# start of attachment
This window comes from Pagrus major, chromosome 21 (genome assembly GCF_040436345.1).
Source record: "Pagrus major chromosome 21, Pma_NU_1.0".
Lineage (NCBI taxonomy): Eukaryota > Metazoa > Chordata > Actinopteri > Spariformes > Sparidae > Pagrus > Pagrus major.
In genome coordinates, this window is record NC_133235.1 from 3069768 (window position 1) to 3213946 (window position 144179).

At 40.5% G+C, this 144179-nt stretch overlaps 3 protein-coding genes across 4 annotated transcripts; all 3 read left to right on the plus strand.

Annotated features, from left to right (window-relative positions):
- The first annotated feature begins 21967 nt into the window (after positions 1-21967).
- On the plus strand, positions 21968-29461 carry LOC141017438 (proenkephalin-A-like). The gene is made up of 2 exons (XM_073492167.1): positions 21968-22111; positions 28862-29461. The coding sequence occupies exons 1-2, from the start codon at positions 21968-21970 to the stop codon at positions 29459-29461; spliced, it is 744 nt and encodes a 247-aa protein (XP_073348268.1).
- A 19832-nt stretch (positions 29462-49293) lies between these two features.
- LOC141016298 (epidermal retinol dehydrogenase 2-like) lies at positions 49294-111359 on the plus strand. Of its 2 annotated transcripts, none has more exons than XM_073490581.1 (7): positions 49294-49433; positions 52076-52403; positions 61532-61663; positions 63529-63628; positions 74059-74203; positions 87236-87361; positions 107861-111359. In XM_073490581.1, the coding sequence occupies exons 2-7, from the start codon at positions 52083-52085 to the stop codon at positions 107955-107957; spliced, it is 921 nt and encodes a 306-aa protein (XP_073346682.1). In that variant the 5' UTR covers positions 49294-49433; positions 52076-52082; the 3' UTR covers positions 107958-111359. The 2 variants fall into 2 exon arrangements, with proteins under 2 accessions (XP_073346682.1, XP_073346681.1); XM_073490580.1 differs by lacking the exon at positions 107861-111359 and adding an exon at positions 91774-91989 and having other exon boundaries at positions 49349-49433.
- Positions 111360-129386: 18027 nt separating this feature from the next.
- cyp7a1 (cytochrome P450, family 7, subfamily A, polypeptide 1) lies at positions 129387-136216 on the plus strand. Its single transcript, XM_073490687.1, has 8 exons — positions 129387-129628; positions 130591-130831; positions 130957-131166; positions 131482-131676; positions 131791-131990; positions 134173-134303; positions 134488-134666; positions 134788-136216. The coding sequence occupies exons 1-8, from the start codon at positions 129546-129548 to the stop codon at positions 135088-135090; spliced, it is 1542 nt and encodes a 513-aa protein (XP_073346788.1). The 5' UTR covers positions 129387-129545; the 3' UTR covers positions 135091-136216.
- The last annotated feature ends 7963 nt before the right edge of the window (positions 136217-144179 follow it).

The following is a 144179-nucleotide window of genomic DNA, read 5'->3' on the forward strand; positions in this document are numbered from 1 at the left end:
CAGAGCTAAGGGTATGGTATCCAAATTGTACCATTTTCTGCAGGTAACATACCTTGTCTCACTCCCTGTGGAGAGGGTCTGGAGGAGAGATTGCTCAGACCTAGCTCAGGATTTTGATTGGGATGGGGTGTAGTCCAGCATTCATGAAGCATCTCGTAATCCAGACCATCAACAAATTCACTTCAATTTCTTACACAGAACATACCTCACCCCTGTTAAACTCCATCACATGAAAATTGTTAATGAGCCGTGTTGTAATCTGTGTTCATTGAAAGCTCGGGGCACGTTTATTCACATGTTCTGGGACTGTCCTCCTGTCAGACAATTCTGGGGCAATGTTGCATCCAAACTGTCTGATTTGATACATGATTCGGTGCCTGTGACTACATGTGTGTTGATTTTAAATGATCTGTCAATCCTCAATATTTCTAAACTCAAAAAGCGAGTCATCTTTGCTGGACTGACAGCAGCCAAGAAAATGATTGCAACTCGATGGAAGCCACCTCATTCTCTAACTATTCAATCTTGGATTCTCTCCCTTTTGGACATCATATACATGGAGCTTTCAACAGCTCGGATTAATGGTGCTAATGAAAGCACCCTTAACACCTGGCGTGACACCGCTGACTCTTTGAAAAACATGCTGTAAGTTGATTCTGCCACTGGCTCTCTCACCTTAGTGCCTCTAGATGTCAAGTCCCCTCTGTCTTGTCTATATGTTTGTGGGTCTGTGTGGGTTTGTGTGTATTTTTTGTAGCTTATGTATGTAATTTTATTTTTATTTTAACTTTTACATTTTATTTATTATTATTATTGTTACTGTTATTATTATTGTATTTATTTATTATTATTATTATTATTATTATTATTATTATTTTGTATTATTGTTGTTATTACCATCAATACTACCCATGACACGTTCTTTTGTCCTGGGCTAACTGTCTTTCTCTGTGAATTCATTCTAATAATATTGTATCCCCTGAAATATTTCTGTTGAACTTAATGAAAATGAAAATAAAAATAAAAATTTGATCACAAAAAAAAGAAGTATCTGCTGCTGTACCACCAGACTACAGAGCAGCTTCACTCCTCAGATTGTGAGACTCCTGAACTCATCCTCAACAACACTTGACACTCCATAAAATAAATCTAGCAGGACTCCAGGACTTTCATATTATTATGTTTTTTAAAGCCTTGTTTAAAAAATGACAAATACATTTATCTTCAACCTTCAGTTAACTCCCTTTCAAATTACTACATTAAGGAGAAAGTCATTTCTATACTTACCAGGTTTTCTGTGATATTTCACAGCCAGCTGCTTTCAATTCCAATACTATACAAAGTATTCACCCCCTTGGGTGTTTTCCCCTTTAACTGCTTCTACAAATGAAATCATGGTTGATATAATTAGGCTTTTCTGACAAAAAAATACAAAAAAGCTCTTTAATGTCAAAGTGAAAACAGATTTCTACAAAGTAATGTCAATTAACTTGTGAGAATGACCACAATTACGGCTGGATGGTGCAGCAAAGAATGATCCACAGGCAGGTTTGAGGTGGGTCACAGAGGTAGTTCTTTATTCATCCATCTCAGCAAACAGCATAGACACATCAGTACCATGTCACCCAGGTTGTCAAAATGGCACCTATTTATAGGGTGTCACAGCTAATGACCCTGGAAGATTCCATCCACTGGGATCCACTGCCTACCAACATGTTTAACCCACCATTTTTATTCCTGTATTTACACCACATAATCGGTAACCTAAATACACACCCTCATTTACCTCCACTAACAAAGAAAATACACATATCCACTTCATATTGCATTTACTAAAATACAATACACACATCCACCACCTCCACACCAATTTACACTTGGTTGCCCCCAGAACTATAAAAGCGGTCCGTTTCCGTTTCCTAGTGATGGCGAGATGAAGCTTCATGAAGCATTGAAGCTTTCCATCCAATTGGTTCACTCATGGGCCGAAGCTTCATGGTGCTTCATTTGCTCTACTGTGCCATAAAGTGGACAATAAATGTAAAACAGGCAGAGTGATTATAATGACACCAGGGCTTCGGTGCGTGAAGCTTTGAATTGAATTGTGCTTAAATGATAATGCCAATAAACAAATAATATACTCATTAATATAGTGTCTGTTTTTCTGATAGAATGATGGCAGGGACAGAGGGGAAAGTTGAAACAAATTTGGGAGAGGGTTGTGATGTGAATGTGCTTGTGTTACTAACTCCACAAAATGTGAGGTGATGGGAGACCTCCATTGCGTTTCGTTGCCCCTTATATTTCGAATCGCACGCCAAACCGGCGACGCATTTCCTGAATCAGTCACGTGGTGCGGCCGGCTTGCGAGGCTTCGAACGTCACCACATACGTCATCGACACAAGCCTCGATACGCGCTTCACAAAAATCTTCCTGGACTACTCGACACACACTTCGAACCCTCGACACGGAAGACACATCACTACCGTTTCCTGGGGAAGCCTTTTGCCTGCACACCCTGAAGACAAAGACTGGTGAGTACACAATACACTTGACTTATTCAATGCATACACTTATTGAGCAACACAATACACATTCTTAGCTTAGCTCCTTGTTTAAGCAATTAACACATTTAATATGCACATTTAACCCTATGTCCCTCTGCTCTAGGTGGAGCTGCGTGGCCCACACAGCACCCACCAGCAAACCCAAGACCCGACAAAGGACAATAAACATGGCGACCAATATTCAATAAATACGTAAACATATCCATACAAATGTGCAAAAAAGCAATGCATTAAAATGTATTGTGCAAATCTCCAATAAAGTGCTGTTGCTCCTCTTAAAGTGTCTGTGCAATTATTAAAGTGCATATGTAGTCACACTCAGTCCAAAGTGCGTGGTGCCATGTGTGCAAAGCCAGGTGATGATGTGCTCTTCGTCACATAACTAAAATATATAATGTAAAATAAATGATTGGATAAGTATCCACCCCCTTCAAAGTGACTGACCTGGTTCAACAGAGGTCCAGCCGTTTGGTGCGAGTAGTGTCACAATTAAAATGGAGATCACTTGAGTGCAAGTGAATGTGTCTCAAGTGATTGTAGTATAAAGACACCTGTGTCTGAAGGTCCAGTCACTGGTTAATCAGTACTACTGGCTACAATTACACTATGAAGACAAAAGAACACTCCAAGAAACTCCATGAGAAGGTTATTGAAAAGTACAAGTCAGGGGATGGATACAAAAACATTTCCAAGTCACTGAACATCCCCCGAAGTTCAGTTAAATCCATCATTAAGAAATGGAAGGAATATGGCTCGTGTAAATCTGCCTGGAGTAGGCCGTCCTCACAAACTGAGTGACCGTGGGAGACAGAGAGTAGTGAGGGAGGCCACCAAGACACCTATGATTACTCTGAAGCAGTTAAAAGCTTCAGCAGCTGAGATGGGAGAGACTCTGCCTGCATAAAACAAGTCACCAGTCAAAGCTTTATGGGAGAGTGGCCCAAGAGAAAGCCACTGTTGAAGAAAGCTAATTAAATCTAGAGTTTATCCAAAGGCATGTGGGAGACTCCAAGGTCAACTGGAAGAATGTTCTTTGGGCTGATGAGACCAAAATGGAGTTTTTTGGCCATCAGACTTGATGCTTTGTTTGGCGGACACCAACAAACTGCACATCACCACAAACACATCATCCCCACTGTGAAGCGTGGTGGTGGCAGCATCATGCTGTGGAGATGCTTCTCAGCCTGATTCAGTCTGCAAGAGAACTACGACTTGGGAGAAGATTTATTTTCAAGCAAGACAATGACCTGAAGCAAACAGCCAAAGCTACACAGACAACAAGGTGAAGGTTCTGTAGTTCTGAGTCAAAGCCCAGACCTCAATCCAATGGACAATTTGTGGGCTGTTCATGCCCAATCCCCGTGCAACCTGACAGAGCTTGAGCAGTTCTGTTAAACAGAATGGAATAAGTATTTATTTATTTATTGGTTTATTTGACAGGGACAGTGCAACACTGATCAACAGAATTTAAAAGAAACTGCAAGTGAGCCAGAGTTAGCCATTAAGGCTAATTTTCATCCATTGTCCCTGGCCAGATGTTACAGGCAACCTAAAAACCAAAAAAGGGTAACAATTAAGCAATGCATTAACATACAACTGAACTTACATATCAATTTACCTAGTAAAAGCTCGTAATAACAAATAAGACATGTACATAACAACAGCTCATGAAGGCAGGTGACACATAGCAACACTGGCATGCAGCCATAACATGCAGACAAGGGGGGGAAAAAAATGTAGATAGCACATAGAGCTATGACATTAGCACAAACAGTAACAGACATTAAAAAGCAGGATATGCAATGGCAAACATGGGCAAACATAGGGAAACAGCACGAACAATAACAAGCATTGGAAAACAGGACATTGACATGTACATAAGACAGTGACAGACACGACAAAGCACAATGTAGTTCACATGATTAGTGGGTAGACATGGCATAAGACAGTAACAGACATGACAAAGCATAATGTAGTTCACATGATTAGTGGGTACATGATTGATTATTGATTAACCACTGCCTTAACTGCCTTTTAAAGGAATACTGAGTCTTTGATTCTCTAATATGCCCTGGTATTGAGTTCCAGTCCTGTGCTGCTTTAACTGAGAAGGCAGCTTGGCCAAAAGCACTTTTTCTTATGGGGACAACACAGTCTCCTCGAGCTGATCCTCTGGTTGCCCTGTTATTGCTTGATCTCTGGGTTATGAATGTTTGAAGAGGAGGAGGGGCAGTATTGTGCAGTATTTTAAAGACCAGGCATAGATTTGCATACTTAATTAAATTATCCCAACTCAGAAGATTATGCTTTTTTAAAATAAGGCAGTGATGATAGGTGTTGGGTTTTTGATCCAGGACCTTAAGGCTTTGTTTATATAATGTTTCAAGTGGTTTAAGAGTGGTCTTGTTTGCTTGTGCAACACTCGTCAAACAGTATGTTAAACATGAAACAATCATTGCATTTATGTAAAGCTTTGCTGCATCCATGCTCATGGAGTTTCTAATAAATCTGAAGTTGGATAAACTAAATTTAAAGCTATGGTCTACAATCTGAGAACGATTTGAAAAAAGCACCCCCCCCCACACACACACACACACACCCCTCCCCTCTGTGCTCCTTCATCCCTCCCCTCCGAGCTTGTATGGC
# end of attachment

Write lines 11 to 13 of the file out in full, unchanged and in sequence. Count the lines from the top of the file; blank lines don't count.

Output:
- Positions 111360-129386: 18027 nt separating this feature from the next.
- cyp7a1 (cytochrome P450, family 7, subfamily A, polypeptide 1) lies at positions 129387-136216 on the plus strand. Its single transcript, XM_073490687.1, has 8 exons — positions 129387-129628; positions 130591-130831; positions 130957-131166; positions 131482-131676; positions 131791-131990; positions 134173-134303; positions 134488-134666; positions 134788-136216. The coding sequence occupies exons 1-8, from the start codon at positions 129546-129548 to the stop codon at positions 135088-135090; spliced, it is 1542 nt and encodes a 513-aa protein (XP_073346788.1). The 5' UTR covers positions 129387-129545; the 3' UTR covers positions 135091-136216.
- The last annotated feature ends 7963 nt before the right edge of the window (positions 136217-144179 follow it).